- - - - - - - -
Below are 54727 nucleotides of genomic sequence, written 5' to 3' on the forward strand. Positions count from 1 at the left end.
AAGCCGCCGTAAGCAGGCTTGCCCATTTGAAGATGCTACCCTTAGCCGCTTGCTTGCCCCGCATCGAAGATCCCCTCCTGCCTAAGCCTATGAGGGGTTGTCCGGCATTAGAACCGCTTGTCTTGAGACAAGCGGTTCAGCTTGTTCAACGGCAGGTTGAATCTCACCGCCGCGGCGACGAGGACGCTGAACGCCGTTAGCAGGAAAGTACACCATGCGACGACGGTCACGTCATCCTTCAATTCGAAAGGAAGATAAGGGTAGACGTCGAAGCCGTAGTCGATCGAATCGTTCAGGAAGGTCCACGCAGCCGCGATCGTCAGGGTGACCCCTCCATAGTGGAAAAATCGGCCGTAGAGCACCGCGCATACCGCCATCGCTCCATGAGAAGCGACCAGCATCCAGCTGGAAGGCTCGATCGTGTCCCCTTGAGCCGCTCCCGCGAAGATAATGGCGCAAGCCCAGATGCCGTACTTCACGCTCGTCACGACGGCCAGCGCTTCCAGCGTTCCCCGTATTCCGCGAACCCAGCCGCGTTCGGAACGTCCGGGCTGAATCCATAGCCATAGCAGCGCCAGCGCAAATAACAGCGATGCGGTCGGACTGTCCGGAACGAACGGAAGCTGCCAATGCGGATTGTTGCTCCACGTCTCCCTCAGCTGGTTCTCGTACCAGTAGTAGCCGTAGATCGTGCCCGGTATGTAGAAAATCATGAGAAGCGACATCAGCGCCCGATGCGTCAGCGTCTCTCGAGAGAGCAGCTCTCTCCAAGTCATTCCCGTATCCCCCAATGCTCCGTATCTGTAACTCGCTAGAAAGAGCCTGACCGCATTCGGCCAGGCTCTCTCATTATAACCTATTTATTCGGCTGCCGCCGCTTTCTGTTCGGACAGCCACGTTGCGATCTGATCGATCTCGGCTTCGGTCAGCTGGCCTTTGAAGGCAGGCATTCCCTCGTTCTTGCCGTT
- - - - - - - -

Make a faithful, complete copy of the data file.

Below are 54727 nucleotides of genomic sequence, written 5' to 3' on the forward strand. Positions count from 1 at the left end.
AAGCCGCCGTAAGCAGGCTTGCCCATTTGAAGATGCTACCCTTAGCCGCTTGCTTGCCCCGCATCGAAGATCCCCTCCTGCCTAAGCCTATGAGGGGTTGTCCGGCATTAGAACCGCTTGTCTTGAGACAAGCGGTTCAGCTTGTTCAACGGCAGGTTGAATCTCACCGCCGCGGCGACGAGGACGCTGAACGCCGTTAGCAGGAAAGTACACCATGCGACGACGGTCACGTCATCCTTCAATTCGAAAGGAAGATAAGGGTAGACGTCGAAGCCGTAGTCGATCGAATCGTTCAGGAAGGTCCACGCAGCCGCGATCGTCAGGGTGACCCCTCCATAGTGGAAAAATCGGCCGTAGAGCACCGCGCATACCGCCATCGCTCCATGAGAAGCGACCAGCATCCAGCTGGAAGGCTCGATCGTGTCCCCTTGAGCCGCTCCCGCGAAGATAATGGCGCAAGCCCAGATGCCGTACTTCACGCTCGTCACGACGGCCAGCGCTTCCAGCGTTCCCCGTATTCCGCGAACCCAGCCGCGTTCGGAACGTCCGGGCTGAATCCATAGCCATAGCAGCGCCAGCGCAAATAACAGCGATGCGGTCGGACTGTCCGGAACGAACGGAAGCTGCCAATGCGGATTGTTGCTCCACGTCTCCCTCAGCTGGTTCTCGTACCAGTAGTAGCCGTAGATCGTGCCCGGTATGTAGAAAATCATGAGAAGCGACATCAGCGCCCGATGCGTCAGCGTCTCTCGAGAGAGCAGCTCTCTCCAAGTCATTCCCGTATCCCCCAATGCTCCGTATCTGTAACTCGCTAGAAAGAGCCTGACCGCATTCGGCCAGGCTCTCTCATTATAACCTATTTATTCGGCTGCCGCCGCTTTCTGTTCGGACAGCCACGTTGCGATCTGATCGATCTCGGCTTCGGTCAGCTGGCCTTTGAAGGCAGGCATTCCCTCGTTCTTGCCGTT